State struggles to avert looming eviction crisis


The eviction moratorium that Minnesota Gov. Tim Walz put in place last year, halting evictions during the COVID-19 pandemic and preventing people from losing their homes, is expected to end in the coming months as the intensity of the pandemic declines. Minnesota lawmakers are currently debating how to phase out the moratorium.

Policymakers face the urgent and critical task of ending the eviction moratorium while ensuring housing stability and adequate protections for renters. Walz said recently that he would not end the eviction ban without a plan to phase it out and prevent homelessness.

 Last month, both the State House and State Senate proposed provisions for an eviction moratorium “off-ramp.” This off-ramp provides a plan to transition out of the current moratorium while retaining certain renter protections.

 Many housing rights advocates and renters have said that the off-ramp legislation needs to continue in order to prevent evictions for non-payment of rent. They argue it should continue for 12 months after the eviction moratorium ends so the COVID-19 emergency rental assistance resources can fully be distributed.

Owen Duckworth, director of organizing and policy at the Alliance for Metropolitan Stability, a member of Equity in Place, said that their coalition partners have seen first-hand how the eviction moratorium has worked to save people’s lives during the deadly pandemic.

Equity in Place, a coalition of housing and tenants’ rights advocates, held a press conference last week that sought to elevate the voices of renters and community-based organizations. The Equity in Place coalition pushed for a set of recommendations that included no evictions until every eligible Minnesotan receives housing assistance.

Approximately $671 million has been allocated to the State of Minnesota through federal stimulus bills for emergency rental assistance, but Minnesota Housing Finance Agency and other county and local jurisdictions are just beginning to accept applications for those resources. They expect that it will take many months before that money reaches the hands of many renters and landlords.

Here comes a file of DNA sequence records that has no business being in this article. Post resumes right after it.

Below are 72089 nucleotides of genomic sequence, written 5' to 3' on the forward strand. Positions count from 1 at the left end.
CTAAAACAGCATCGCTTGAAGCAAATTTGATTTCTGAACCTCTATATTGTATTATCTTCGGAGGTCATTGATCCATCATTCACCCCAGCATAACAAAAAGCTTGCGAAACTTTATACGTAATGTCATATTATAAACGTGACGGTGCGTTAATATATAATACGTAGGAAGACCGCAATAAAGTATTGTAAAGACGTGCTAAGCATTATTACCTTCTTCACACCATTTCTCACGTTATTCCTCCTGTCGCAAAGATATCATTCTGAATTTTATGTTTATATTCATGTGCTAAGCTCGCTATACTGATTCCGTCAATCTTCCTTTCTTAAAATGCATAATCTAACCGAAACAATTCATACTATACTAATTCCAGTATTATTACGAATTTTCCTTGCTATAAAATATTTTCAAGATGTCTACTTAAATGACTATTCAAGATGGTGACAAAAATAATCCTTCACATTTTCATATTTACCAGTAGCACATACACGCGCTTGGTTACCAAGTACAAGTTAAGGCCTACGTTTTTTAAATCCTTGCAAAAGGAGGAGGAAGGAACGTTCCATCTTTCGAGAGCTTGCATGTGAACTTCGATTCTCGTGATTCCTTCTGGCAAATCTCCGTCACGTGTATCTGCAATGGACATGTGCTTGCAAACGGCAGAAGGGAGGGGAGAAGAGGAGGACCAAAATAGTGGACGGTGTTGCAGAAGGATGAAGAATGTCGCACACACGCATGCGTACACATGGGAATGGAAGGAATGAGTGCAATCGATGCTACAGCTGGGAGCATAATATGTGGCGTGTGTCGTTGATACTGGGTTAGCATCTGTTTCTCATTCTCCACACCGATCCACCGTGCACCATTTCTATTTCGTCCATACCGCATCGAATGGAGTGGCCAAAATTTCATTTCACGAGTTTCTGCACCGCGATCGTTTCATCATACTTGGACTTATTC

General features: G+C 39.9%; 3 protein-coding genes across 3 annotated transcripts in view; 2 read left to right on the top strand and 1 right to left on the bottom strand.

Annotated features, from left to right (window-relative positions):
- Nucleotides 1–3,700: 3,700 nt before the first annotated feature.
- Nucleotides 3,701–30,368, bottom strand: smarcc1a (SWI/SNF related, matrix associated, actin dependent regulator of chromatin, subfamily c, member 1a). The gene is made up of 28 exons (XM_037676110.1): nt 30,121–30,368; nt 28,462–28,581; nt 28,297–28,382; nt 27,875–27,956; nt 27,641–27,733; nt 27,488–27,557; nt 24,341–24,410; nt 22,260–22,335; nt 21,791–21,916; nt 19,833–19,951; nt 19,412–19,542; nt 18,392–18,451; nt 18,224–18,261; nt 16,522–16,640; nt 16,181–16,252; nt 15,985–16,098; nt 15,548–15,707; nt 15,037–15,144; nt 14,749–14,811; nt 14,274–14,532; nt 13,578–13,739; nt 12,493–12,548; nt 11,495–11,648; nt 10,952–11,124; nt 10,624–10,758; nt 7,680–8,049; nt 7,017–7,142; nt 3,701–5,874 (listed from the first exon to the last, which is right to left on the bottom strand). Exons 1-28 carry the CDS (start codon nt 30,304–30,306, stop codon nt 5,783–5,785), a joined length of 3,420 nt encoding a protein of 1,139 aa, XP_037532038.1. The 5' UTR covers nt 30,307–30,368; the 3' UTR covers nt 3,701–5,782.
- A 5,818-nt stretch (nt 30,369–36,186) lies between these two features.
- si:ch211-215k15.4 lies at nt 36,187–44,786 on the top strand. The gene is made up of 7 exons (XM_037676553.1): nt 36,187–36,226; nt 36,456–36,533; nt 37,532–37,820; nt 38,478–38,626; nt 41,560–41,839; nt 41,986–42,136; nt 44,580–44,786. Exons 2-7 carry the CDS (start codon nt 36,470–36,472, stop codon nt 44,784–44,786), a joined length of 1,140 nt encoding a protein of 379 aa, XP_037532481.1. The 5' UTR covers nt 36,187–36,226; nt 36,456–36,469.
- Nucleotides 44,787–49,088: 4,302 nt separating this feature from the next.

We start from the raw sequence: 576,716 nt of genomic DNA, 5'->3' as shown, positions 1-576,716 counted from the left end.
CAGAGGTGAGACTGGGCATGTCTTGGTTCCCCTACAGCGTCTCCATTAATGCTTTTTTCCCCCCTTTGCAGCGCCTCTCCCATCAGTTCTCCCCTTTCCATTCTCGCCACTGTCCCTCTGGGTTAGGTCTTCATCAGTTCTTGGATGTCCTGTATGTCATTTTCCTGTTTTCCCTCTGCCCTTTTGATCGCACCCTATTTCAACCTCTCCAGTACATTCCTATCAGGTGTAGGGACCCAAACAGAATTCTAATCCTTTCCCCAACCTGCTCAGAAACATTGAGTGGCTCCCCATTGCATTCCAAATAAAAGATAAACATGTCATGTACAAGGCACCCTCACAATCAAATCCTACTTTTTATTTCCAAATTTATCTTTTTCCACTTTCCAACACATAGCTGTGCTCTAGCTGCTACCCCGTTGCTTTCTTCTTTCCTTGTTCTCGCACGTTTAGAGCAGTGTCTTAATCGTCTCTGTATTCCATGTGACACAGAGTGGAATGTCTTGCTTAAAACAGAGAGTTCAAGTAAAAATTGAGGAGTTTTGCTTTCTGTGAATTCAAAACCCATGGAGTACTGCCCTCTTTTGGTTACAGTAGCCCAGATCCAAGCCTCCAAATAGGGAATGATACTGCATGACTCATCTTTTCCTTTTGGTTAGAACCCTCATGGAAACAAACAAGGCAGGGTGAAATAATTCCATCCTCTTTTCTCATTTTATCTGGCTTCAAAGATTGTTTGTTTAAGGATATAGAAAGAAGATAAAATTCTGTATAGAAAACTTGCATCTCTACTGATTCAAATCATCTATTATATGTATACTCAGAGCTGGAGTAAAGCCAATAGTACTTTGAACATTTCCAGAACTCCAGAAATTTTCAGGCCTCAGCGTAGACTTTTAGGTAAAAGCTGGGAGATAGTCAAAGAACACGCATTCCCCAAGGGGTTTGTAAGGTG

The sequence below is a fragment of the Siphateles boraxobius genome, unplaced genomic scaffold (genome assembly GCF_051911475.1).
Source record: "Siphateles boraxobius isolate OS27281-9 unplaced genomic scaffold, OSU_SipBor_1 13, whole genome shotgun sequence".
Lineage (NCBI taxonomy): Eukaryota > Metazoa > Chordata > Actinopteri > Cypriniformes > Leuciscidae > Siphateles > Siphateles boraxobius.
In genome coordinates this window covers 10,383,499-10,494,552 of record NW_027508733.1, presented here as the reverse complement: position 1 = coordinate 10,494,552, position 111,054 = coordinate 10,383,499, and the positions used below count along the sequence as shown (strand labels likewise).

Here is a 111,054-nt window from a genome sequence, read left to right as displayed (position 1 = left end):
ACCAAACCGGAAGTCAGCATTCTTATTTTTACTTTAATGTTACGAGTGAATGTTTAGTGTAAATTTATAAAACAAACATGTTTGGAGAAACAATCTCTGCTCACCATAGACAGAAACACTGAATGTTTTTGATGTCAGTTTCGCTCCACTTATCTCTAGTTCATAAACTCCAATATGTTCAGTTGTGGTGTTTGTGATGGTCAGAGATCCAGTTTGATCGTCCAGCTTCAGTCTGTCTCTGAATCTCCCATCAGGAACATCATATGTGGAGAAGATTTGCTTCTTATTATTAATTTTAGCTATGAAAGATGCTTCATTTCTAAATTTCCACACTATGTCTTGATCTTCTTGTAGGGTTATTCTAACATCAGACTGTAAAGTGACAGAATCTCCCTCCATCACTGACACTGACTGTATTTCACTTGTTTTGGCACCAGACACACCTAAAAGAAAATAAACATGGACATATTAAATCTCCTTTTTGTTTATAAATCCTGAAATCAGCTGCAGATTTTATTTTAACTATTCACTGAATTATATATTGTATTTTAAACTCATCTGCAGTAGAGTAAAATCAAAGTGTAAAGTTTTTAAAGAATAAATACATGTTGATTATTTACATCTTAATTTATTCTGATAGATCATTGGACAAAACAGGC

During the press conference, Equity in Place raised concerns that an off-ramp bill that fails to protect people from being evicted because they cannot pay rent would be especially misguided while there are hundreds of millions of dollars allocated to help people make up for unpaid rent. They also said that lifting the moratorium would especially hurt low-income people and People of Color who are disproportionately impacted by housing instability through eviction and housing discrimination.

Courtesy of The Alliance

“We know the eviction moratorium worked to keep people housed in the midst of a global pandemic,” Duckworth said. “Households of Color have been disproportionately impacted by the COVID-19 pandemic, and, as of mid-April this year, 25% of Black, Indigenous, and People of Color renter households in Minnesota reported being behind on rent compared to just nine percent of White renter households.

 “It’s so disheartening to see that in the middle of a pandemic, elected officials and government at large don’t want to show up for the people and allow people to stay in their homes,” said Gianna Bermeo with Minneapolis United for Rent Control.“What will happen when all these people can’t make rent because of this crisis that is currently taking place?

“Are we going to become a country with millions on the streets? That’s awful, and I don’t think that anyone higher up is really wanting to do that, but they’re also not taking the necessary steps towards protecting people from ending up on the streets,” Bermeo said.

 The DFL-led House bill to create an eviction moratorium off-ramp stipulates a 12-month timeline immediately following the end of the current peacetime emergency that provides more time for renters to apply for rental assistance. It would also provide a 60-day notice before eviction filings and would allow for expungement of the moratorium period.

Landlords will also be required to provide information about rental assistance available to the tenant at least 60 days before filing an eviction. This is aimed at providing more stability for renters as the pandemic winds down.

 “We don’t want to replace a health crisis with an eviction crisis,” said Rep. Alice Hausman, DFL-St. Paul.

Anyone who needs assistance with rent or utility payments should visit or call 2-1-1 to apply for COVID-19 emergency rental assistance.

Zainab Mohamed welcomes reader responses to